Saturday, 22 December 2012
How to get a Nobel Prize in economics, or at least become a household name economist.
First: don’t under any circumstances say anything original. The problem with saying something original is this. Only about 0.1% of the human race produce original ideas, and only about 1% recognise an original idea when it stares them in the face.
Thus if you set out an original idea and send it in to some journal, there is only about a 1% chance of it being published.
Second: far better is to take some utterly banal idea, and present it in a slightly novel format, and add some maths to make it look scientific. Here are some examples.
The Phillips Curve. It’s stark staring bollocking obvious that there is some sort of relationship between inflation and unemployment all else equal. That was known to anyone with more than three brain cells long before Phillips took the idea and drew a graph to represent the idea. David Hume (who had far more than three brain cells) pointed to the relationship between inflation and unemployment about 200 years ago. But that didn’t stop Phillips becoming a household name for his graph.
NAIRU. Well NAIRU is just a trivial alteration to the Phillips curve. “Non Accelerating Inflation Rate of Unemployment” just adds the idea that instead of inflation rising to some fixed level when unemployment gets too low, it ACCELERATES. Yawn yawn.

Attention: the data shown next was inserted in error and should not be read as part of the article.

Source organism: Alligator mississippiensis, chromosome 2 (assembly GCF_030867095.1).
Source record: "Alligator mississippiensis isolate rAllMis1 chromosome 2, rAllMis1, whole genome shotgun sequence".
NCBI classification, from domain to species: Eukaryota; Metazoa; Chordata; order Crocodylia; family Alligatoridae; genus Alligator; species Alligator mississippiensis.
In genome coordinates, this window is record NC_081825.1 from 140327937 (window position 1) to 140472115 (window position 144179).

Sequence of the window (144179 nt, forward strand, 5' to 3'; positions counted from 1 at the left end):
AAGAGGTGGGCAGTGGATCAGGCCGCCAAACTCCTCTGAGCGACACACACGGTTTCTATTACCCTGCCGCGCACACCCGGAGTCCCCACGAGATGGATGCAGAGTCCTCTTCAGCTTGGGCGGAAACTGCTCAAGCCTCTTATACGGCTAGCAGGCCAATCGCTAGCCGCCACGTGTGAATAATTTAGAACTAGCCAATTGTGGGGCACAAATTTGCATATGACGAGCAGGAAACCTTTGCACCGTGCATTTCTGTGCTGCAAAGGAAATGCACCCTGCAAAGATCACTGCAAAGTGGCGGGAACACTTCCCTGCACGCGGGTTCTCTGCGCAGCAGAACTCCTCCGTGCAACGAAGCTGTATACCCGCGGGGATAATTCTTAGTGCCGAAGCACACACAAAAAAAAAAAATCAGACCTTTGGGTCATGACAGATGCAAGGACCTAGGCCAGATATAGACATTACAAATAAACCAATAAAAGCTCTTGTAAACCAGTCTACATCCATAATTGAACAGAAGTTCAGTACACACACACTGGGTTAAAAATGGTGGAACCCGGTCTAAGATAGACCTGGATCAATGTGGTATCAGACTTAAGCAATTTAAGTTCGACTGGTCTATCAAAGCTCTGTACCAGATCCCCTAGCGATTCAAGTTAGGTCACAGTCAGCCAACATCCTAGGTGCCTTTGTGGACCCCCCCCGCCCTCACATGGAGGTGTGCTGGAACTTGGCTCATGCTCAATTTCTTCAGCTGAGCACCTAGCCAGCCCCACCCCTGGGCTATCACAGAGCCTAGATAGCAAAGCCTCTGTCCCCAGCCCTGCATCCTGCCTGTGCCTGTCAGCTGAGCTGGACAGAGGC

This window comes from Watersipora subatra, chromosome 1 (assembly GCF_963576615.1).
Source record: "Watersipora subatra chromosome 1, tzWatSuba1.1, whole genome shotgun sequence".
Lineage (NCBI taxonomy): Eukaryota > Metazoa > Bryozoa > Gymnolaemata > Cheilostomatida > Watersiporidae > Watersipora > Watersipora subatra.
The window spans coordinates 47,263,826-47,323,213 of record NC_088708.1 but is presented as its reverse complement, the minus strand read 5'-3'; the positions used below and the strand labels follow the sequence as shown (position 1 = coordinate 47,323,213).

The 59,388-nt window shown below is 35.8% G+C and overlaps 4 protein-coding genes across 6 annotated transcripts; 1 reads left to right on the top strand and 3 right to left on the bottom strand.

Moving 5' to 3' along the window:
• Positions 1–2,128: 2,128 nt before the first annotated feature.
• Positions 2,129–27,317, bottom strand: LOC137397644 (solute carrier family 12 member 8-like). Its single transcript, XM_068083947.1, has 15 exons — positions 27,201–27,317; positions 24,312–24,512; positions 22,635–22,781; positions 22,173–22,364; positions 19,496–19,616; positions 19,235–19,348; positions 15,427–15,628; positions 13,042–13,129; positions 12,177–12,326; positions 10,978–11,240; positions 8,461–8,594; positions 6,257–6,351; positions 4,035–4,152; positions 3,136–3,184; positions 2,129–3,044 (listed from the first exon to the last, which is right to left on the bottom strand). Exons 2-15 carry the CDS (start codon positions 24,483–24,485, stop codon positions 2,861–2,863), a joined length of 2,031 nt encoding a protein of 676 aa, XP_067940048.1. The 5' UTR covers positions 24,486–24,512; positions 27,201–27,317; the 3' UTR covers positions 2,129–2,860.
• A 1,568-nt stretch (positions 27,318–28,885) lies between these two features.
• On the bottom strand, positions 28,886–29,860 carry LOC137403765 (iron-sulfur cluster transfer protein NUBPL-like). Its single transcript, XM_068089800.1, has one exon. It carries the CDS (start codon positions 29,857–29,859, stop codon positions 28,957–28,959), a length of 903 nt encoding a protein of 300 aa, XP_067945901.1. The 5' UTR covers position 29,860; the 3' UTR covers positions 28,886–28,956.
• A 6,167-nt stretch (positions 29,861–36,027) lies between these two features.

The Laffer curve. For details on the history of this, see Mike Norman here.
Or am I being too cycnical?
P.S. (26th Dec. 2012). The much heralded “Diamond-Dybvig” banking model is another example. Essentially all this model says is that “borrow short and lend long”, which is what banks do, is risky. Only problem is that that’s pretty much a statement of the obvious. Bagehot pointed to the dangers of borrow short and lend long about 150 years ago. He said in reference to the banking system, “But in exact proportion to the power of the system is its delicacy, I should hardly say too much if I said its danger. . . . . Of the many millions on Lombard Street, infinitely the greater proportion is held by bankers or others on short notice or on demand; that is to say, the owners could ask for it all any day they please: in a panic some of the do as for some of it. If any large fraction of that money really was demanded, our banking system and our industrial system too would be in great danger.” (p.8 of “Lombard Street”).
And for comparison, here are the first few sentences of the explanation of the DD model as set out by Wiki.
“The Diamond–Dybvig model is an influential model of bank runs and related financial crises. The model shows how banks' mix of illiquid assets (such as business or mortgage loans) and liquid liabilities (deposits which may be withdrawn at any time) may give rise to self-fulfilling panics among depositors. The model, published in 1983 by Douglas W. Diamond of the University of Chicago and Philip H. Dybvig, then of Yale University and now of Washington University in St. Louis, provides a mathematical statement of the idea that an institution with long-maturity assets and short-maturity liabilities may be unstable.
Presumably if someone set out a mathematical statement to the effect that daffodils flower in spring time, they'd be credited with discovering that daffodils flower in spring time.